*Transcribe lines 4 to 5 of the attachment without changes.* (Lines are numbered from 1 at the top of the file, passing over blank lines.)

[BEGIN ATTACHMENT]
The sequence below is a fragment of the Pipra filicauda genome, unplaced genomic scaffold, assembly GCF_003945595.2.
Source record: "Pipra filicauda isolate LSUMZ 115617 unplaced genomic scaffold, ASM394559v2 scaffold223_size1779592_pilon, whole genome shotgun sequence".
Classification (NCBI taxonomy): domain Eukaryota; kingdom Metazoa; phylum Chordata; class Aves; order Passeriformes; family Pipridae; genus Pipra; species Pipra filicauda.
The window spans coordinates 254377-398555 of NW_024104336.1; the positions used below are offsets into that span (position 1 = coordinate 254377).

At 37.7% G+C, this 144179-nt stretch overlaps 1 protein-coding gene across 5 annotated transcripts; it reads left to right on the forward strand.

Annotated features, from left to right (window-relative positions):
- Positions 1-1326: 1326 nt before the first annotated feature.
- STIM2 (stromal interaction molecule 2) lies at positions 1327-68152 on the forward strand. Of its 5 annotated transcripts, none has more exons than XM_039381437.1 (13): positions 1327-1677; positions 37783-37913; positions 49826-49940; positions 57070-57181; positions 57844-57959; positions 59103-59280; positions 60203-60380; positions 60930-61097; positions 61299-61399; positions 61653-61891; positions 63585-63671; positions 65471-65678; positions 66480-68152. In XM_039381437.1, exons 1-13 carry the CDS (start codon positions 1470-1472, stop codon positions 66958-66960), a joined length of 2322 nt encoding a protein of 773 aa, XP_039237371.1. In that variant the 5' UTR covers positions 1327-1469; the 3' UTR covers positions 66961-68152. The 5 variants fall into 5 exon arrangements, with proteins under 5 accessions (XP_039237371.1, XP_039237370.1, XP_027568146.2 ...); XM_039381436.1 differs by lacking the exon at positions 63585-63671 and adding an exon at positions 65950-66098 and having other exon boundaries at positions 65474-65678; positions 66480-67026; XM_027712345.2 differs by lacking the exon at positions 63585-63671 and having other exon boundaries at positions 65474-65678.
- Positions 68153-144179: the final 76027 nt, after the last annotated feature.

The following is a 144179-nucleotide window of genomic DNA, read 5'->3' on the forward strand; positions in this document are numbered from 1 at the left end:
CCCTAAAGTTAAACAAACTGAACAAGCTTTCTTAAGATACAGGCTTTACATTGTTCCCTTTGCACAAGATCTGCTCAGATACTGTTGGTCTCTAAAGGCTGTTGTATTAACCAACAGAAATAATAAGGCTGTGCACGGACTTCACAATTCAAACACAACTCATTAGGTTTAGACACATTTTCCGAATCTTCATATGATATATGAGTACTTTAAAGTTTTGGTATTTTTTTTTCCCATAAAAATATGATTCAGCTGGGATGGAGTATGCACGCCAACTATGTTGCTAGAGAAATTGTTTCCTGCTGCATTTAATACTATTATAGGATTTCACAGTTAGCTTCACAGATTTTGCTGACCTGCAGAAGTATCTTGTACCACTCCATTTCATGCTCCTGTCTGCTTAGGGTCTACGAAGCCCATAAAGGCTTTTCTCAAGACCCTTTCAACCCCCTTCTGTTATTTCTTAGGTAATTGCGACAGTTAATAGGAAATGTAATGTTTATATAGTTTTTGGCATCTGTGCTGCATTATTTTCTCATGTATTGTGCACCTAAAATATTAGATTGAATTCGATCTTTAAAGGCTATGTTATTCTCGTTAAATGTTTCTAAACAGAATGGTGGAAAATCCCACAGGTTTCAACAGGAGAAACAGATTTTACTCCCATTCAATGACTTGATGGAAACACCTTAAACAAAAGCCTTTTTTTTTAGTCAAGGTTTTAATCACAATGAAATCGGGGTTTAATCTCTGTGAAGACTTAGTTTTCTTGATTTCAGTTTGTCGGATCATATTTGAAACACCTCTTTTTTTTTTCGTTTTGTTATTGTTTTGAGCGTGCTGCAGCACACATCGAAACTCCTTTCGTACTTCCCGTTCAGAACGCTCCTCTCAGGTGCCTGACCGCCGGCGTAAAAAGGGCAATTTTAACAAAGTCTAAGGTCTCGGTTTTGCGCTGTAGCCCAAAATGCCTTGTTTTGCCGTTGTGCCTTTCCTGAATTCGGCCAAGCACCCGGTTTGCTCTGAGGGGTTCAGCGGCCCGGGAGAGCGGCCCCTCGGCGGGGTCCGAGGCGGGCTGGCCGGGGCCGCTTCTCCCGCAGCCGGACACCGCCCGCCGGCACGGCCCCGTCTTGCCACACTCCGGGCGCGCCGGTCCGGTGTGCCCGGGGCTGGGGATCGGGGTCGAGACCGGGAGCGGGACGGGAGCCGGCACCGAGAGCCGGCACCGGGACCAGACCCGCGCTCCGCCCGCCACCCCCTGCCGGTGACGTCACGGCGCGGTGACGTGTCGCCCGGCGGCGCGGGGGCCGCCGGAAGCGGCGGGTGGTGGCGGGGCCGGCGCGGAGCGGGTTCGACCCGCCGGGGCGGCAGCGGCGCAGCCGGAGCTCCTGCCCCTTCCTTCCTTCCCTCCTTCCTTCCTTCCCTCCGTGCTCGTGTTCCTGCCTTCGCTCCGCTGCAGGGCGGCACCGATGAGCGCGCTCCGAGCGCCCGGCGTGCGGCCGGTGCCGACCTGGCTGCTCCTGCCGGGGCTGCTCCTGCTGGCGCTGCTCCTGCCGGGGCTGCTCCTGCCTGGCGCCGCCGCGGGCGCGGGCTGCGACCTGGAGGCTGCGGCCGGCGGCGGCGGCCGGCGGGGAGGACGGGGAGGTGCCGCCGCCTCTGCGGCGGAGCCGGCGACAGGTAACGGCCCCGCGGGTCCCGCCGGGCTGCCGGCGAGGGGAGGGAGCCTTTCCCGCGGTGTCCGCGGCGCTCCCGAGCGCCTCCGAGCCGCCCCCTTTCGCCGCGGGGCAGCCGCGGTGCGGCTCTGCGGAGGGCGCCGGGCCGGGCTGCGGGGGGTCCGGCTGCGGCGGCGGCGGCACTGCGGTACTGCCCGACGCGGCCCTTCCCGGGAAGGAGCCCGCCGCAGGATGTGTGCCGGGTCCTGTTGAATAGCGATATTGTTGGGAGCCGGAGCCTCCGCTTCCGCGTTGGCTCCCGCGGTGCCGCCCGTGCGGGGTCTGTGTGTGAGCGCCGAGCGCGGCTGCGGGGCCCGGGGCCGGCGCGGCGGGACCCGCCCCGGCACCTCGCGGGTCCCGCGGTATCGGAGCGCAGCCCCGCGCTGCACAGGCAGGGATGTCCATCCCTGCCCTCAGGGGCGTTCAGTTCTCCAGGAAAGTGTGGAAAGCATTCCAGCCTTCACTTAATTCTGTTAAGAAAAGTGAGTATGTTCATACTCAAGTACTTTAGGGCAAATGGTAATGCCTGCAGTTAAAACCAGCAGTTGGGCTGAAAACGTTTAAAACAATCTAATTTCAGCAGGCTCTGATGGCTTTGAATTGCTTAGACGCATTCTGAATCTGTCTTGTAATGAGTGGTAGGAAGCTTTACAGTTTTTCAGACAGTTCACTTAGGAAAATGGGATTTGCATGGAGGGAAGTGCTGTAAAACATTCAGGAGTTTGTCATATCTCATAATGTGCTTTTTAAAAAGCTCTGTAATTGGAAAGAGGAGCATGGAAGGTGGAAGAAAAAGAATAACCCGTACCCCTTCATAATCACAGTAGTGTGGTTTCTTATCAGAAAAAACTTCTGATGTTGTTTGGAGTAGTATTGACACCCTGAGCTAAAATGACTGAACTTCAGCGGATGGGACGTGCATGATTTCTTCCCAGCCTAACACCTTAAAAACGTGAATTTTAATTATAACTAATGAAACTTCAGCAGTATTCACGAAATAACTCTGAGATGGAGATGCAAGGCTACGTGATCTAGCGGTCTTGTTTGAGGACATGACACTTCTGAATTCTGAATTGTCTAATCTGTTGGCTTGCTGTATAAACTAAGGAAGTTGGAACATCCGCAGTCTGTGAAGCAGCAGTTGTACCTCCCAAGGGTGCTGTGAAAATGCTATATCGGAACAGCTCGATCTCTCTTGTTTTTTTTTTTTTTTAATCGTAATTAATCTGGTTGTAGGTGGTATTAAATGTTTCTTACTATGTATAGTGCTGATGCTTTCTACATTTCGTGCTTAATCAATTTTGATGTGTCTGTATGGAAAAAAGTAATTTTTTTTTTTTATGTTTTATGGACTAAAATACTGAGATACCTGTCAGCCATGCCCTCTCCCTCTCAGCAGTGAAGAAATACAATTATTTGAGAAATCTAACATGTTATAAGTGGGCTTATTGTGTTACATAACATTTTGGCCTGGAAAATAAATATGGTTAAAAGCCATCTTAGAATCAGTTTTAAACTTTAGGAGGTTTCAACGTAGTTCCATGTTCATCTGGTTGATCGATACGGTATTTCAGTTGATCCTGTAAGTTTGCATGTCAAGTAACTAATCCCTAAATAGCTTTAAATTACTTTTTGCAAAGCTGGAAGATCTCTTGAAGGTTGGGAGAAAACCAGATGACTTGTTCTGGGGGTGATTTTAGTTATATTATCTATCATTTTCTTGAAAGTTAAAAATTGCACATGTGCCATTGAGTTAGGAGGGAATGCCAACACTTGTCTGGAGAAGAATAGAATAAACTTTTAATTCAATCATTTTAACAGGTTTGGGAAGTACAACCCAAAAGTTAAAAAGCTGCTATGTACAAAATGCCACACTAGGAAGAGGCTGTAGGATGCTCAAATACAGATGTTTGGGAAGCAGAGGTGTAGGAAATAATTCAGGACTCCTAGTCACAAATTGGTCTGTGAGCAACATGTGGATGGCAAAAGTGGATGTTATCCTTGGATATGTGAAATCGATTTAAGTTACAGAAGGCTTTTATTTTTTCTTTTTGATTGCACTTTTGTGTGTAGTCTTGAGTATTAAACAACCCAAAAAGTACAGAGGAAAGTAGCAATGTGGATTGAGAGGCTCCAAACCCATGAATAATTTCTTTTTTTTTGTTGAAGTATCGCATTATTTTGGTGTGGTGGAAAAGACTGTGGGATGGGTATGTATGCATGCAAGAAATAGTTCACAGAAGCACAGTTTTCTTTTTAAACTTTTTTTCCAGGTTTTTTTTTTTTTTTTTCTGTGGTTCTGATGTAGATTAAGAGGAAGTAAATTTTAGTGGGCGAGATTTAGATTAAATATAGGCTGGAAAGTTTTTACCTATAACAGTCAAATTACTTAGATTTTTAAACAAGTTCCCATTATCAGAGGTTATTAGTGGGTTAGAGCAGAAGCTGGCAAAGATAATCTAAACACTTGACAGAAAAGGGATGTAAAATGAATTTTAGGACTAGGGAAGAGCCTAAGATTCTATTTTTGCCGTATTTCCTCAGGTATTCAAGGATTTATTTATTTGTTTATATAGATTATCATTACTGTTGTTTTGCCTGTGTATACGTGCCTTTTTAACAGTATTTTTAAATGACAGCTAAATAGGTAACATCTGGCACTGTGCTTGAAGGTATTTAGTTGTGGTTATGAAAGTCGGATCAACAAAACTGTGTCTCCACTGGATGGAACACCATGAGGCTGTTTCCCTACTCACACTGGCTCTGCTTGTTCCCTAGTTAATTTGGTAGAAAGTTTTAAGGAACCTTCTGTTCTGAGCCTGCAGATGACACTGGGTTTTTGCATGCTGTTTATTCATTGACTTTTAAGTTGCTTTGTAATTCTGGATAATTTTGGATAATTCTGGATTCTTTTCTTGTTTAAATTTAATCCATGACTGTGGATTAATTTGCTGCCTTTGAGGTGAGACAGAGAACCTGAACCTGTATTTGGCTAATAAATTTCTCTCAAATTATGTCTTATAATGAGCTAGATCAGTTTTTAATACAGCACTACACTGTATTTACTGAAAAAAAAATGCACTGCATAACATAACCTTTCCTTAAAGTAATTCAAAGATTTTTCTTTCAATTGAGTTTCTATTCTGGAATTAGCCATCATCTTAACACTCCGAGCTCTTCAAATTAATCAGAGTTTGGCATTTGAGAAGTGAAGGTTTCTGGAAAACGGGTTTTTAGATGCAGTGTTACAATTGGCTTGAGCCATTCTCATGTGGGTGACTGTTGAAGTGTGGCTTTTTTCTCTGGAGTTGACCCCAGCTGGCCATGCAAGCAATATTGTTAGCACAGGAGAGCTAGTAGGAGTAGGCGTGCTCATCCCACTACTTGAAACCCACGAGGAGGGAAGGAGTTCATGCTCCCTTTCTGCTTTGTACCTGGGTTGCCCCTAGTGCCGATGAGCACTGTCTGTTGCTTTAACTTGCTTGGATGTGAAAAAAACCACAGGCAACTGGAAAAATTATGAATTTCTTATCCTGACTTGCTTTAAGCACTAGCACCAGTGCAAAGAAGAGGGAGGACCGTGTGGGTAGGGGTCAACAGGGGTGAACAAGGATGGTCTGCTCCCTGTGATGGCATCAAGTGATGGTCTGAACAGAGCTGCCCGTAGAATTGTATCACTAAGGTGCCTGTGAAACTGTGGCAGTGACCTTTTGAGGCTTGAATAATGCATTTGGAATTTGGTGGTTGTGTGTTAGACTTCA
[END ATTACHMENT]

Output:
The window spans coordinates 254377-398555 of NW_024104336.1; the positions used below are offsets into that span (position 1 = coordinate 254377).

At 37.7% G+C, this 144179-nt stretch overlaps 1 protein-coding gene across 5 annotated transcripts; it reads left to right on the forward strand.